Apple Strikes Another Blow Against Jailbreak As Latest iTunes Beta Is Made To Prevent Downgrades
In what can only be described as a kick in the teeth for jailbreakers, Apple has removed the ability for iTunes users to force iOS device to reinstall older versions of their software via a manual IPSW file. This change started with the latest iTunes 22.214.171.124 beta and will presumably make its way to the release version soon enough.
With this now in place, anyone restoring an iPhone or iPad will only be able to restore using the current, shipping version of iOS. As an example, Apple is currently still signing iOS 12.1.1 and iOS 12.1.2, but with the current iTunes beta installed, users will only be able to install iOS 12.1.3 because the option to manually select an IPSW file has been removed.
The way around this right now is to not upgrade to the version of iTunes that implements this change, but it’s highly likely that future versions of iOS will require a specific version of iTunes in order to work, meaning those who remain on older versions of the app will eventually have to relent. From a Reddit thread on the matter:
Discovered this as I was trying to update my XS to iOS 12.1.1 (signed), using an IPSW I downloaded from IPSW.me.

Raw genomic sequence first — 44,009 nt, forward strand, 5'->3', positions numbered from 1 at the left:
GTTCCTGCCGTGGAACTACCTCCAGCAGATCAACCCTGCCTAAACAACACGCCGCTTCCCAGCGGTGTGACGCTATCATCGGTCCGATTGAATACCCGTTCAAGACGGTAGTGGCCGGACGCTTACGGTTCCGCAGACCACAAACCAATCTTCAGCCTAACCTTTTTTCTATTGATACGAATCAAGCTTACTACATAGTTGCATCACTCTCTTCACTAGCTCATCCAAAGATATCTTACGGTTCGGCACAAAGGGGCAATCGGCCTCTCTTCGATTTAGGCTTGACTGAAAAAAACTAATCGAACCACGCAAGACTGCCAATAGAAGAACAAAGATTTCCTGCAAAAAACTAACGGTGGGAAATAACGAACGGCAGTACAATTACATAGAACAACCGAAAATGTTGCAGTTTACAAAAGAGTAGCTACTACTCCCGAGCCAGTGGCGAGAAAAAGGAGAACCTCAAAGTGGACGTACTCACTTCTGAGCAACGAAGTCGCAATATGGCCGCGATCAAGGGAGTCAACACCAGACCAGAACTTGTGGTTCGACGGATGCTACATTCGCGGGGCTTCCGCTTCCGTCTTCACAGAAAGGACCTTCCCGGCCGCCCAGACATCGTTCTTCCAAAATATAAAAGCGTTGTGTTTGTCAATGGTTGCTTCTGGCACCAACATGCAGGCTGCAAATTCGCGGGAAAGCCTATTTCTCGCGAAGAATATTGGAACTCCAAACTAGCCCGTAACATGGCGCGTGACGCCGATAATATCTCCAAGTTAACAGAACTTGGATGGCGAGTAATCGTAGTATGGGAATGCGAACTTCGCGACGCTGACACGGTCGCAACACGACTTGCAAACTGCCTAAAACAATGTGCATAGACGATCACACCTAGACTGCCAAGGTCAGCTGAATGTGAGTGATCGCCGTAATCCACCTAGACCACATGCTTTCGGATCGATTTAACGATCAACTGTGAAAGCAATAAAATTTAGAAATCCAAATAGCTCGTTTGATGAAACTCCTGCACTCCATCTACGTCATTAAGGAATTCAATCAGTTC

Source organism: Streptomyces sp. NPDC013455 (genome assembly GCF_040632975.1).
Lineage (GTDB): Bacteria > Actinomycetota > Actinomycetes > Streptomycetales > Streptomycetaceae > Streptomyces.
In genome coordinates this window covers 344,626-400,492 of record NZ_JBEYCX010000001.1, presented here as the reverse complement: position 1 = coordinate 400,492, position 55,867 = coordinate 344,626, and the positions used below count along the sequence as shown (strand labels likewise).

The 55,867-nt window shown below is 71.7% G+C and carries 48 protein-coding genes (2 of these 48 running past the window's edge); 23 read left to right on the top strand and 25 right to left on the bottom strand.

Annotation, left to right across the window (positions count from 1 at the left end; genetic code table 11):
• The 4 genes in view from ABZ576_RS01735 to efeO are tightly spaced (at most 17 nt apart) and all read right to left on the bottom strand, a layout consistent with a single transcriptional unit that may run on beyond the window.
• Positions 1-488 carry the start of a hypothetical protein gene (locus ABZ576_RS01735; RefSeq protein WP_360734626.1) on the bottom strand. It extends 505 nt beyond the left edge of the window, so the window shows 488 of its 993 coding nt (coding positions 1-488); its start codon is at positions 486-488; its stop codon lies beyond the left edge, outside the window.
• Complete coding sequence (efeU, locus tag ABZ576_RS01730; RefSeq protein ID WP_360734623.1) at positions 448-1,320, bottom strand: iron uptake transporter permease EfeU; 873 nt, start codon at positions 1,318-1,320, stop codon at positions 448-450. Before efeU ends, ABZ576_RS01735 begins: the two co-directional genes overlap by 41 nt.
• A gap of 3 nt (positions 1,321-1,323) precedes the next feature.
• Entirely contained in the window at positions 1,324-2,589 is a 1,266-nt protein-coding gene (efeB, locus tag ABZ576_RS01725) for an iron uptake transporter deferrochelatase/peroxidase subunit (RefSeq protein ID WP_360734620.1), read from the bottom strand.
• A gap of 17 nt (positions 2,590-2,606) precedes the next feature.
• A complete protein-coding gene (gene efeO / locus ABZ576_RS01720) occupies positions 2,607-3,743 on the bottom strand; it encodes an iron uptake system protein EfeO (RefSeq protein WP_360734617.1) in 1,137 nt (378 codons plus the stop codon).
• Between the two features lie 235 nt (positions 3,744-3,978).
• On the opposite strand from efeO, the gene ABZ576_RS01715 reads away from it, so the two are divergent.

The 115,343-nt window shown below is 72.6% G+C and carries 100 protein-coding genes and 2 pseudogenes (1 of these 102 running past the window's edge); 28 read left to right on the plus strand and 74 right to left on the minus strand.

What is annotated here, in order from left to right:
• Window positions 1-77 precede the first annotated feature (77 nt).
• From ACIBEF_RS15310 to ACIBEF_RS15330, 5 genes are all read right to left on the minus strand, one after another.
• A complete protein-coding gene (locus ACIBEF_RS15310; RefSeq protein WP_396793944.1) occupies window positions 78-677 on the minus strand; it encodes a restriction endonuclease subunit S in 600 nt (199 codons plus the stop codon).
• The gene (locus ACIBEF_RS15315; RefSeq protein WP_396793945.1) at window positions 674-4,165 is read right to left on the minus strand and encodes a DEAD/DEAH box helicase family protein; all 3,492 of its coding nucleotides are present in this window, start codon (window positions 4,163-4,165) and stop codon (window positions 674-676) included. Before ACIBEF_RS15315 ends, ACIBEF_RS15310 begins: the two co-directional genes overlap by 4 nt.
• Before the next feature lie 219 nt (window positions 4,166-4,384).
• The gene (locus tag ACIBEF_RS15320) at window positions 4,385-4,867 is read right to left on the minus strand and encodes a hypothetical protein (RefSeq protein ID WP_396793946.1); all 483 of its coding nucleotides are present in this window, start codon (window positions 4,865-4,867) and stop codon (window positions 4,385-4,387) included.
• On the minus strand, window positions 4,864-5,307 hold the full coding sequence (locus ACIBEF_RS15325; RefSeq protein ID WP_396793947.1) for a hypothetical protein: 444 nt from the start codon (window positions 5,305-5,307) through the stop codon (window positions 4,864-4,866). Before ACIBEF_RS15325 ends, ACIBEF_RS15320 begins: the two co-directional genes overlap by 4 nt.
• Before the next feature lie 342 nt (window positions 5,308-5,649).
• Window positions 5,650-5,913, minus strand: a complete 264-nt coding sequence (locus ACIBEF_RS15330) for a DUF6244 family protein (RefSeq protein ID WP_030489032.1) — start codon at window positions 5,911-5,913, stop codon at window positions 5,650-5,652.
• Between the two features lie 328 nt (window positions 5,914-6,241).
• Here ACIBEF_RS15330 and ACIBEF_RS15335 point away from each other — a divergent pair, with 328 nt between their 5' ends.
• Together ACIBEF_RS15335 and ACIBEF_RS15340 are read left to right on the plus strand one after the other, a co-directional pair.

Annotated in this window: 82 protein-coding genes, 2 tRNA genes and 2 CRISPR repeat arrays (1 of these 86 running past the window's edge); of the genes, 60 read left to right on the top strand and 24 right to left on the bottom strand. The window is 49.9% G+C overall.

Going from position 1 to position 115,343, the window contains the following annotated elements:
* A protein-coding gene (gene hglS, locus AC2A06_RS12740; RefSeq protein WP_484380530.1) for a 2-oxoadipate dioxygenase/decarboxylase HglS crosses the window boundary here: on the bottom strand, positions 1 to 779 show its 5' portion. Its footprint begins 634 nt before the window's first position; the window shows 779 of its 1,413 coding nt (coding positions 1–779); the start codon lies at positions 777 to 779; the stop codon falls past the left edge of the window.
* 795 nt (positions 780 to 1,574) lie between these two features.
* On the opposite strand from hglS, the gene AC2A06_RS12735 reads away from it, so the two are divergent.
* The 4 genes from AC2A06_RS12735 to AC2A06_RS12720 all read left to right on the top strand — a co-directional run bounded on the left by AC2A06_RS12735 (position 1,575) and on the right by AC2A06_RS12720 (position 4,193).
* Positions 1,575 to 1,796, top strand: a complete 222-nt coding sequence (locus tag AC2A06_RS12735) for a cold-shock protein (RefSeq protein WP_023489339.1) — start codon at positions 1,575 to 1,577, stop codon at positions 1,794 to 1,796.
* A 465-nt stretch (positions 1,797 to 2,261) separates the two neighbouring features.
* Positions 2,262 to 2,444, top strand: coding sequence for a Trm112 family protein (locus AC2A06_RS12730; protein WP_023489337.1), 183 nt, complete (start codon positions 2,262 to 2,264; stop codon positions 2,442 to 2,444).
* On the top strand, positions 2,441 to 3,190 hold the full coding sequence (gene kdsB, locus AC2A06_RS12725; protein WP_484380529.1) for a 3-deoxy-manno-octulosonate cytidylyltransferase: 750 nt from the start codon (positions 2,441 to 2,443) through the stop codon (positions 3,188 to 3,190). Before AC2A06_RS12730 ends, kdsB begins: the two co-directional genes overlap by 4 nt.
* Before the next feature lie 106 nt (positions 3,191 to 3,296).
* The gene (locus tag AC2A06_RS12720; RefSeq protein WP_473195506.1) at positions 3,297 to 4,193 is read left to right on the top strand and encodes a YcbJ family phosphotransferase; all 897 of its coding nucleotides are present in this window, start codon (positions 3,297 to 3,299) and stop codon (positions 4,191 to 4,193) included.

iTunes 126.96.36.199 (the latest beta) and Apple Configurator 2.8.2 have seemingly disabled Option+Click (MacOS) update and restore, forcing you to use the latest iOS version – currently 12.1.3.
I replicated this on another machine and spotted another person asking about it on Twitter. Instead of trying mobiledevicerestore (futurerestore) I opted to use my other Mac. iTunes 12.8 still works a treat while the IPSW is still being signed.
Where this leaves the jailbreak community is an interesting consideration. The cessation of signing older versions of iOS was intended to decrease the chance of people downgrading to jailbreak-able releases of iOS, and this will certainly prevent it entirely once Apple’s new mechanisms are in place.
It’s not beyond the realms of possibility that jailbreakers will find a way around this, but for now, it’s a pretty big deal, indeed.